Third culture kids are struggling with a crisis of care in the church, statistics and experts say.
“How are you doing?” my professor asks me as I enter the empty classroom.
“They’re bombing my city” is all I can say.
“Oh no,” they mutter.
They remember where I’m from.
— A portion of a poem by Abigail de Vuyst, age 18, American missionary kid from Ukraine
American missionary kid and college freshman Abigail de Vuyst already missed her lifelong home of Ukraine while figuring out college classes in Michigan. Now she spends her days worrying about her friends. Are they safe in their cellars? Will they be able to get out?
“It’s hard just sitting and watching everything happen,” she said.
Home is a complex concept for missionary kids (MKs)—whose citizenship is in one country and whose upbringing is in another. The MK’s world, even in the best of circumstances, is “shifting sand,” said MK advocate and author Michele Phoenix. And now?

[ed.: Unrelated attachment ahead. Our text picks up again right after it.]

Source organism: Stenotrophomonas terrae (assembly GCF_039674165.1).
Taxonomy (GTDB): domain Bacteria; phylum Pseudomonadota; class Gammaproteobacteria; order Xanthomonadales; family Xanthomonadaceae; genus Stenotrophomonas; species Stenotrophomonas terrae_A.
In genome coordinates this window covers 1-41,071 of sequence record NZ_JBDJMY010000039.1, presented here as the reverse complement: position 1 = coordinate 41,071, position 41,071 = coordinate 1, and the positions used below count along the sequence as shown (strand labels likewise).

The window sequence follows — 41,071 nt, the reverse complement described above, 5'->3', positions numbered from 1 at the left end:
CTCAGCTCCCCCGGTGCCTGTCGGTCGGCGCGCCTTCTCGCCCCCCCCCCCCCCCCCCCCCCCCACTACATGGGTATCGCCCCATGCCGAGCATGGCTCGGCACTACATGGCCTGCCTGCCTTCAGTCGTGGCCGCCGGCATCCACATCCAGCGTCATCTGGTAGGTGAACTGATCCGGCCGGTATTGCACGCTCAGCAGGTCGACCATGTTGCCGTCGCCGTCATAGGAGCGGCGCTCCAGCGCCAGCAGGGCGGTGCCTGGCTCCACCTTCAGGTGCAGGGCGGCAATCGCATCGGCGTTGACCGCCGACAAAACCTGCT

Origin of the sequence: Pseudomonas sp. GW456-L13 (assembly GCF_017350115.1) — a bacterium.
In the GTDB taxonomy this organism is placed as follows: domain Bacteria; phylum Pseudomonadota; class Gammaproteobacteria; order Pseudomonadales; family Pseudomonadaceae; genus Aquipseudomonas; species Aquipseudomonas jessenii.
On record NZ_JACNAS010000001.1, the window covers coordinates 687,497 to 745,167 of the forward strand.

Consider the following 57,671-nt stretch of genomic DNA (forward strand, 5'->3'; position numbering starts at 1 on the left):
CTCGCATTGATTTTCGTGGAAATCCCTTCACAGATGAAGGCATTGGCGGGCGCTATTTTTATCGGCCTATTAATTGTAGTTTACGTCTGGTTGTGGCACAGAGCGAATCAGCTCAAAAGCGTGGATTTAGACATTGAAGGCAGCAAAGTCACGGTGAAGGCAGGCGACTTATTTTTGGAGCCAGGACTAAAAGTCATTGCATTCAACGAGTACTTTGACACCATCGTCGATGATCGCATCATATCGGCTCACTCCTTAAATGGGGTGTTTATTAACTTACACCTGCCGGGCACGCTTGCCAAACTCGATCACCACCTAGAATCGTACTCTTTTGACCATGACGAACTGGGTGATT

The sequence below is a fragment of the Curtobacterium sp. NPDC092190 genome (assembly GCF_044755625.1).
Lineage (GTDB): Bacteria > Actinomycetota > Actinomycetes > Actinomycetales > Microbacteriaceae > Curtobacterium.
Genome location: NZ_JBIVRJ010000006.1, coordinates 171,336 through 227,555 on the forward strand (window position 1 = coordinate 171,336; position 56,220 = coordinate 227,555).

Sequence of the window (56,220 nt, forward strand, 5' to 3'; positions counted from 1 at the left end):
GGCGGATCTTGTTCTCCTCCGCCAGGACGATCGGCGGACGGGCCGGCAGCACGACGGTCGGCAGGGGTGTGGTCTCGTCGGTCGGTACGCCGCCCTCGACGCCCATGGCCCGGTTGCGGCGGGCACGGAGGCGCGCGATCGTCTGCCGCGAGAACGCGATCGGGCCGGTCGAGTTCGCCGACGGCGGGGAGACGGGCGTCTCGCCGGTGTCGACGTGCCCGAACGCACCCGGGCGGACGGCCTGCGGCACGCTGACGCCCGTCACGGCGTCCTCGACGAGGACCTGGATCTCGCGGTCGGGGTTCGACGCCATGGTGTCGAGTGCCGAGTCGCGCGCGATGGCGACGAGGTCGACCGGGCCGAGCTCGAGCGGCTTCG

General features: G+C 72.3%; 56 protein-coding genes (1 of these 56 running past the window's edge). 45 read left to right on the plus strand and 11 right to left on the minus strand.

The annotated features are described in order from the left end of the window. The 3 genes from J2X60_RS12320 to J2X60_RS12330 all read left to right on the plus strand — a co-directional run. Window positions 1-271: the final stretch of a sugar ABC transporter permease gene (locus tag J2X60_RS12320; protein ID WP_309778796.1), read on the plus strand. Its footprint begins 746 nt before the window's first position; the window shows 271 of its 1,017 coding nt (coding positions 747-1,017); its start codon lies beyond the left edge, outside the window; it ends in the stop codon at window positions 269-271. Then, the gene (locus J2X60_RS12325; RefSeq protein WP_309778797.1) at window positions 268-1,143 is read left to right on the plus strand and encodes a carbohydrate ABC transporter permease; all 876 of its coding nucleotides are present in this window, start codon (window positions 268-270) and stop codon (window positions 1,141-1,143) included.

“We’re wrecked,” said Annie Wiltse, a teacher at the international school in Ukraine that de Vuyst used to attend. She and her students had just 24 hours to pack for their evacuation. “This is … in some cases the only home that they have ever known.”
Records aren’t available for the number of kids living with their missionary parents in other countries, but World Christian Database’s 2020 figures show there were an estimated 6,000 Christian missionaries in Ukraine and 425,000 foreign missionaries around the world.
Some American missionary kids, feeling powerless, are stuck in the United States because of COVID-19 restrictions, others are waiting in Kansas for an unknown amount of time because of kidnappings in Haiti, and many kids who make the transition …